THURSDAY, JAN. 17, 2013
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Candidate forum held The Center for Excellence in Learning and Teaching, held its first forum in search of its new Associate Director for online learning, Jan. 15. Candidate Ralph Napolitano, ISU professor of materials science and engineering, was the first of two interviews for the position. Second candidate Annette O’Conner, ISU professor in vet diagnostic and production animal medicine, will be interviewed during an open forum in Morrill Hall in room 2030 on Thursday. The forum will be held from 11 to 11:40 a.m. -By Daily staff
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Photo: William Deaton/Iowa State Daily
Leath’s first year at ISU president reviews goals, accomplishment By Danielle.Ferguson @iowastatedaily.com President Steven Leath’s instillation as the 15th president of Iowa State University may have taken place on Sept. 14, 2012, however he has been hard at work for far longer. His first year of work
here at ISU began Jan. 16, 2012, and has been one of many achievements and high objectives. “I am really glad I’m here,” Leath proudly stated about his newfound home. “I enjoy the university and the community. It was an easy community to move to. People were very welcoming and helpful.” Leath began with a bang, announcing that he had high hopes to bring the university from “already great” to “greater.” He expressed great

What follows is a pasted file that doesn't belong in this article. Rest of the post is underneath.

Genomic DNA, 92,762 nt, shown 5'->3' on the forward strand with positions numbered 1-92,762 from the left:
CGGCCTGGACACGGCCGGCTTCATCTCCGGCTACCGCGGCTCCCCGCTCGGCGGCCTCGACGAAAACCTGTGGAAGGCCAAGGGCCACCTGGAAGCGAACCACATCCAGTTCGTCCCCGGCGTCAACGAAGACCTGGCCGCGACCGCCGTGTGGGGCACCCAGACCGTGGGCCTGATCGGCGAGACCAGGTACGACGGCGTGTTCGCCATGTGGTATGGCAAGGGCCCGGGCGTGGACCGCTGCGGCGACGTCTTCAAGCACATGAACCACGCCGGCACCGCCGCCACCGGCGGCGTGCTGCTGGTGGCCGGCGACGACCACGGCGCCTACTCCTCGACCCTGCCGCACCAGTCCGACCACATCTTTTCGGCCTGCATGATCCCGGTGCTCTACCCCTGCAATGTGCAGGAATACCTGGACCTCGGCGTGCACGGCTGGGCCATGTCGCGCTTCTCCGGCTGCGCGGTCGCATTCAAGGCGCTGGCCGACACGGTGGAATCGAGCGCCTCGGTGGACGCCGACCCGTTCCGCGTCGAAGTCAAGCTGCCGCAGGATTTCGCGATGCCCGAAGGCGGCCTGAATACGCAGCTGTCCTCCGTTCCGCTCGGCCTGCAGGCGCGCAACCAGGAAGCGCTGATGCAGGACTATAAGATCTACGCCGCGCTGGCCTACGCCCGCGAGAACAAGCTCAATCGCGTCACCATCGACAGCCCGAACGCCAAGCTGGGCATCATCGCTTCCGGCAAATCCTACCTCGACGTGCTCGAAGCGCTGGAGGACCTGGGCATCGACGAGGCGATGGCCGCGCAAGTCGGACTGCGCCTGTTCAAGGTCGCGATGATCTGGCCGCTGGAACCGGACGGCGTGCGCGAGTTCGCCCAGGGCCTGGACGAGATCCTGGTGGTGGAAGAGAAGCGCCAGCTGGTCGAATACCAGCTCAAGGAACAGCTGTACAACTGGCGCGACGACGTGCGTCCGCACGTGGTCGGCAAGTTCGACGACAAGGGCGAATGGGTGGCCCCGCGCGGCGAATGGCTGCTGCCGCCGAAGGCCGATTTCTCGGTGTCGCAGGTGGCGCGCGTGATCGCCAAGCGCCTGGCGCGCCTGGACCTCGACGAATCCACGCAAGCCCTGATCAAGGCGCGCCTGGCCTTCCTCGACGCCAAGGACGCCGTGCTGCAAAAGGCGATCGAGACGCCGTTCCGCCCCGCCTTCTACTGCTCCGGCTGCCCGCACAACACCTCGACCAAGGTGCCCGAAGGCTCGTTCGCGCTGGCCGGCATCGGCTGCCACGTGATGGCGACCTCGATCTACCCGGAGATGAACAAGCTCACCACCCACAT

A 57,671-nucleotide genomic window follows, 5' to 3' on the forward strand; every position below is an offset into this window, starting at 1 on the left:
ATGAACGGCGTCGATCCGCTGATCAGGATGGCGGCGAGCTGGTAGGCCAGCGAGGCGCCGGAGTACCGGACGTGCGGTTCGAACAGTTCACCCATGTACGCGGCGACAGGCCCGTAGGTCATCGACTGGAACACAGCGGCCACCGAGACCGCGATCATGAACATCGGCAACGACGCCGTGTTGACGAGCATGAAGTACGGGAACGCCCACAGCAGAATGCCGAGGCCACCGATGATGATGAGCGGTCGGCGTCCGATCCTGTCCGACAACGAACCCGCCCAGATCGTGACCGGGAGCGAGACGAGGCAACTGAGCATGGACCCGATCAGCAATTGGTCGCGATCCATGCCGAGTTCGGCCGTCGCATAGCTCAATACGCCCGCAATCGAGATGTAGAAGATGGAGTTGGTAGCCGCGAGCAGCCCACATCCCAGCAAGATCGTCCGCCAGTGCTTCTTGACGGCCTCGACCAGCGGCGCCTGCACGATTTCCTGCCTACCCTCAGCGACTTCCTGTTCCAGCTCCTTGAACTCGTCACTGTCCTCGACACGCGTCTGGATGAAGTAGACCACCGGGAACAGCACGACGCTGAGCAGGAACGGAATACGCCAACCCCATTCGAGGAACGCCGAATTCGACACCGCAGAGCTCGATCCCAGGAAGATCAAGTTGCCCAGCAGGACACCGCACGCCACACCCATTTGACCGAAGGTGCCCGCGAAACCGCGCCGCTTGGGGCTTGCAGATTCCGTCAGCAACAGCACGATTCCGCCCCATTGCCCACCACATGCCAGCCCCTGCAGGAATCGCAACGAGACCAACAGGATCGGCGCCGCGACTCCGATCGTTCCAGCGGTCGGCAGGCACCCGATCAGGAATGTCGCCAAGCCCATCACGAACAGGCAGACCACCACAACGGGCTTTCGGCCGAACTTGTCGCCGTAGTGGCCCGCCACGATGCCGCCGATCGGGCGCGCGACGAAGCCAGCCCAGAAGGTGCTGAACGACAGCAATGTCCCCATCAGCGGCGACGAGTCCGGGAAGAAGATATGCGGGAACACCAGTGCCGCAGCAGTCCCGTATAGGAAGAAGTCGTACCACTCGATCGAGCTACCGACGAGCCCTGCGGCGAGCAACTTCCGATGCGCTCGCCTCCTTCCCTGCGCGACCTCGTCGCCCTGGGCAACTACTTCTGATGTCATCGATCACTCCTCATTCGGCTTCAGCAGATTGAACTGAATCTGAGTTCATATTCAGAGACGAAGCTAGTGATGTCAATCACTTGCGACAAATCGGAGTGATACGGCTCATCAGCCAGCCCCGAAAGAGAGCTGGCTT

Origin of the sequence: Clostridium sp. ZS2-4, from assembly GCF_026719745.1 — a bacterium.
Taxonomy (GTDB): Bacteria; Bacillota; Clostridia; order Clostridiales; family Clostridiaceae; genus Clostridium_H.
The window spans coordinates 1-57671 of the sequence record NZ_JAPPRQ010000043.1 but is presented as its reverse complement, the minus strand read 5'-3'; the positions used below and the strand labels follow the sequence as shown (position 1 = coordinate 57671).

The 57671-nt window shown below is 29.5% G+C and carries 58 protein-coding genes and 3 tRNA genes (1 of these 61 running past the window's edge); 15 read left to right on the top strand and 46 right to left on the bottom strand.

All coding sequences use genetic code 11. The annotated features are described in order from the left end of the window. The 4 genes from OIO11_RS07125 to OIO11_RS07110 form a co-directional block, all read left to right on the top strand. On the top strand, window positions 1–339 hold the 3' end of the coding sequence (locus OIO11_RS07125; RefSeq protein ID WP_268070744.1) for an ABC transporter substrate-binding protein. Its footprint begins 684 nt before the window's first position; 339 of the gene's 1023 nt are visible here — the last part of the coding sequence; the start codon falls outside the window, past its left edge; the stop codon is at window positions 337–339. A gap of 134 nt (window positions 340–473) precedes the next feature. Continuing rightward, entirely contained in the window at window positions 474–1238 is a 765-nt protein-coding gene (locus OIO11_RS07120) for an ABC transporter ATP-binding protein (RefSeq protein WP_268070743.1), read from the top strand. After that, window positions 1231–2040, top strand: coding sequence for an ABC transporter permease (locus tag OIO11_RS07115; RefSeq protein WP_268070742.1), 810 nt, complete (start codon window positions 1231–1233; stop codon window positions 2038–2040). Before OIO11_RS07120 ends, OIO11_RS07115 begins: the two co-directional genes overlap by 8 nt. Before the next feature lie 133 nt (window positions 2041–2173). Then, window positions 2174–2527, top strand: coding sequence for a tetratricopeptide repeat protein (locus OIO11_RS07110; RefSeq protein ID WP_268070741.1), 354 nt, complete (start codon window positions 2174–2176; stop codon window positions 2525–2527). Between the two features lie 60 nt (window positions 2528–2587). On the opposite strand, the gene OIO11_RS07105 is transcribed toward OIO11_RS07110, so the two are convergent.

expectations and optimistic goals for the university in his installation address, “Land Grant, Excellence, Achievement, Trust, and Honor,” or LEATH. Delivering a top-notch education to any who desire it is a priority of Leath’s. He has done so by fighting for a freeze in mandatory fees for all students, as well as a freeze in resident tuition for the coming school year. Another element of the
Photo: William Deaton/Iowa State Daily ISU President Steven Leath talks with Shirley Knipfel, administrative assistant, about his agenda for the day on Tuesday at the president’s office in Beardshear Hall.
Shots are available to protect students
Jump-start financial planning
Flu season upon U.S. By Katelynn.McCollough @iowastatedaily.com The flu season is in full swing as the Center of Disease Control reports that 47 states have confirmed widespread cases of influenza activity, with 3,710 influenza hospitalizations since Oct. 1, 2012. “Last year was a fairly mild year for flu; this year is more extreme,” said Steve Sullivan, spokesperson for Mary Greeley Medical Center. “We’re definitely seeing more people with flu symptoms and more people being admitted to the hospital with the flu.” Sullivan said 18 people were admitted to Mary Greeley with the flu in December and eight people have been admitted so far in January. Students, faculty and staff need to keep a close watch for any hint of flu symptoms. The influenza virus attacks the respiratory system,